Life360, the mobile family locator utility whose recent claim to fame was outgrowing Foursquare in terms of its user base (the service now boasts over 40 million versus Foursquare’s 30 million+), is today announcing $10 million in Series B funding. The round was led by DCM and included participation from Life360’s existing investors, including Bessemer, BMW, Seraph Group, Fontinalis Partners (Bill Ford’s fund) and 500 Startups. The new round brings Life360’s total funding to date to $20 million.
The company is planning to use the funding for various product enhancements, internationalization efforts and integrations with home-security and automotive partners.
We recently talked with Life360 CEO Chris Hulls about the direction Life360 was headed. He explained that the service was not an overnight success, having launched in 2008 — and on Android first. A bit ahead of its time, users were not as comfortable with sharing their location via mobile back then as they are today.
The company generally eschews the tech press, which is often more focused on the buzzier consumer web companies, such as the above-mentioned Foursquare. Plus, in an ecosystem where workers tend to skew much younger than the rest of the country, an app that helps better connect parents and children can sometimes feel like the mom-jeans app equivalent to the skinny jeans of far, far cooler services like billion-dollar baby Instagram.
Although its buildup of users has been slower, Life360 this year committed to its revenue-generation plans, which before had only been experiments. It’s now offering a Premium product for $4.99 per month, which includes a 24/7 “Live Advisor” (similar to OnStar’s), roadside assistance, unlimited Places (venues you can geo-fence for location-based alerts like home,work or school), expanded location history, $100 in stolen phone protection, location lookups for non-smartphones and more.
Given the Premium feature set, however, it’s not surprising that Life360 is now moving towards integrating its service into some in-car navigation systems. Through a strategic $3 million round from BMW closed last December, the service plans to allow drivers to simply direct the system by voice to navigate to a particular family member, instead of having to punch in an address.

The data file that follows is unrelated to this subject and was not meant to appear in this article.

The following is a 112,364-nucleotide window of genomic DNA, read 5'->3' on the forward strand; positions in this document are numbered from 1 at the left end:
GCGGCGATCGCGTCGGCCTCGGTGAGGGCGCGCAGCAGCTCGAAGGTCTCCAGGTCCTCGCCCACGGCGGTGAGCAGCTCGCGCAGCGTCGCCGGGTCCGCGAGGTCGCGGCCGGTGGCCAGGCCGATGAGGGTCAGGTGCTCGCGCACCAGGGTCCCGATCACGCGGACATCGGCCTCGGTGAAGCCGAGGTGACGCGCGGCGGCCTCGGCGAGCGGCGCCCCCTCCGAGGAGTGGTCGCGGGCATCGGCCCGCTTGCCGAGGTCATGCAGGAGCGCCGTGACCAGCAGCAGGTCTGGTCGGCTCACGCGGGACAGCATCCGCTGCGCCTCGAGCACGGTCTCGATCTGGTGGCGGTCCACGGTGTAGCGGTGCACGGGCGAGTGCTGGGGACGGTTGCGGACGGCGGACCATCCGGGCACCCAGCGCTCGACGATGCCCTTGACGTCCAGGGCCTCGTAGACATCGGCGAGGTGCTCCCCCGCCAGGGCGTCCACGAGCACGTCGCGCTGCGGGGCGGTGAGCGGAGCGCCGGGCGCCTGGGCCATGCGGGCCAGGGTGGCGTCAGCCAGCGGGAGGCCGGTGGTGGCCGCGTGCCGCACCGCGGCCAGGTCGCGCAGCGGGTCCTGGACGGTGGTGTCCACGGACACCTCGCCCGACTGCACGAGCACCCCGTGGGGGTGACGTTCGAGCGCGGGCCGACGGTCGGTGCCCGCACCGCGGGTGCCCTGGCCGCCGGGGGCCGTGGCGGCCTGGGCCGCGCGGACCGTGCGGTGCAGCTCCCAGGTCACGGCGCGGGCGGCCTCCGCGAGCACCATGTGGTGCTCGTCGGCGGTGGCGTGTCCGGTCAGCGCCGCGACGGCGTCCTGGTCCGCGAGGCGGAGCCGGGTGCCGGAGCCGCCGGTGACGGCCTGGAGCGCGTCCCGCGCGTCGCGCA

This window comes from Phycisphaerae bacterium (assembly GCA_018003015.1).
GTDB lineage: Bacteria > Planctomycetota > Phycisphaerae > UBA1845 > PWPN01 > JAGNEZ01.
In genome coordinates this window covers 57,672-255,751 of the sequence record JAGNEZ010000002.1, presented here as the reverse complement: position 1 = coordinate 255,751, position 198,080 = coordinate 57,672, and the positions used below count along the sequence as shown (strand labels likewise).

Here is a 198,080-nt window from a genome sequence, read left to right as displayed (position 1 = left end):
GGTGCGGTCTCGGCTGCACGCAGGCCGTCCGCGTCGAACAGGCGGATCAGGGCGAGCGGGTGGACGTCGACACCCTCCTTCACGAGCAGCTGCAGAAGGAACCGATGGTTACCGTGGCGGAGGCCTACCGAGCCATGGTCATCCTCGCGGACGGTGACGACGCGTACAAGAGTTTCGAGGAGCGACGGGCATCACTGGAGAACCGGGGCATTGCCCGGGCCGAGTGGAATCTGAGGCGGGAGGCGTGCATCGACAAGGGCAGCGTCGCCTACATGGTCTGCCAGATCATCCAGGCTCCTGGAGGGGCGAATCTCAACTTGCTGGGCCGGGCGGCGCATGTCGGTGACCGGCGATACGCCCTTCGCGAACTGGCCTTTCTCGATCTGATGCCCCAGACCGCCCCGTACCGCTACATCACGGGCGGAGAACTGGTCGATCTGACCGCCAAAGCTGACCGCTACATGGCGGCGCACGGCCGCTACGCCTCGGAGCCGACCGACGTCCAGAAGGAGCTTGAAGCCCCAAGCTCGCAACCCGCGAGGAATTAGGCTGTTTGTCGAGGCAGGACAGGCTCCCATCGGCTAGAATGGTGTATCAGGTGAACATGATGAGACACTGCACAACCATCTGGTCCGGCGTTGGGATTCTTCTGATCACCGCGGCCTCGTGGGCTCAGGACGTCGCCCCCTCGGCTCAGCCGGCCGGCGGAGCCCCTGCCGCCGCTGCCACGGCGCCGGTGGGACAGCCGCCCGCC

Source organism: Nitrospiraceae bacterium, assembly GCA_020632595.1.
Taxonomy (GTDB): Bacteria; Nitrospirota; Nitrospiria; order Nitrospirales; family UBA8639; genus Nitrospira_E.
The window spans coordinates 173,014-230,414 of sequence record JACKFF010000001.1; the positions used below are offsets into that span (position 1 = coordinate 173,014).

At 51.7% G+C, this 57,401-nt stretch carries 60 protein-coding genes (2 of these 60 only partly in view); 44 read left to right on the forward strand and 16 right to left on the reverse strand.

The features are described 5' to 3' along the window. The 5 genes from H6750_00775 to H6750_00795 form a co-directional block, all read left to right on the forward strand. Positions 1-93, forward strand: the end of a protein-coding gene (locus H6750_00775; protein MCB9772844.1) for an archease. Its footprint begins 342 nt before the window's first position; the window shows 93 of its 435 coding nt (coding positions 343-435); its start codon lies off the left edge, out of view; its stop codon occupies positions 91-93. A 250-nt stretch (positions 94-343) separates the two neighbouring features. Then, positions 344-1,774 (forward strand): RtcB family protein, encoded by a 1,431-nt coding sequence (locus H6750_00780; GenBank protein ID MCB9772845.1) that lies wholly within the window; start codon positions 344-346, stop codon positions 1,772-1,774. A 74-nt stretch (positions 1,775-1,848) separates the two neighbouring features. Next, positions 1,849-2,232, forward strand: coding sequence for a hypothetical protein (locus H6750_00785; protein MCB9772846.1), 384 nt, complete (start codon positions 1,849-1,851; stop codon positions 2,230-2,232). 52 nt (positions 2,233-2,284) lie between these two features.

In addition, Life360 has been working on deals with home security system providers that would be able to automatically arm the system when no family members are in the house. Said Hulls referencing these partnerships, Life360 wants to be “a platform for family data in a much bigger way.”
The company’s immediate plans for the additional funding will be on hiring and infrastructure — today, the startup is processing over 250 million API requests per day, putting infrastructure costs in the hundreds of thousands per month. On the near-term roadmap, Life360 will be introducing a product feature called “Circles,” which will expand on the ongoing private social networking trend to allow users to invite others like babysitters or extended family members into designated groups within the app.
In addition, says Hulls, Life360’s international growth has exploded this year. “Now more than half of Life360’s user base is overseas,” he tells us. “Life360 has not spent any money on marketing internationally and many of the app’s features don’t even work outside of the U.S. As demand overseas continues to grow, Life360 is focusing on adding global support for the app, starting in Asia this fall and then into Europe and other regions.”
The lead in the Series B round, DCM, speaks to Life360’s international strategy. DCM invested out of a specific fund for mobile-first companies focused on Asia, the startup’s second-largest region in terms of overall users, as well as the fastest-growing, even though the app is not yet localized. That will change later this fall ahead of the app’s push into Europe and other regions.
“DCM will be very helpful as we make a more aggressive push into the region and with internationalization in general,” says Hulls. Plus, the partner that led the deal was Jason Krikorian, but an Asian partner, Osuke Honda, was also very involved in the deal, and has a lot of experience in the region, he notes. Honda was an early investor in KakaoTalk, for example.
Based in San Francisco, Life360 now has 32 employees.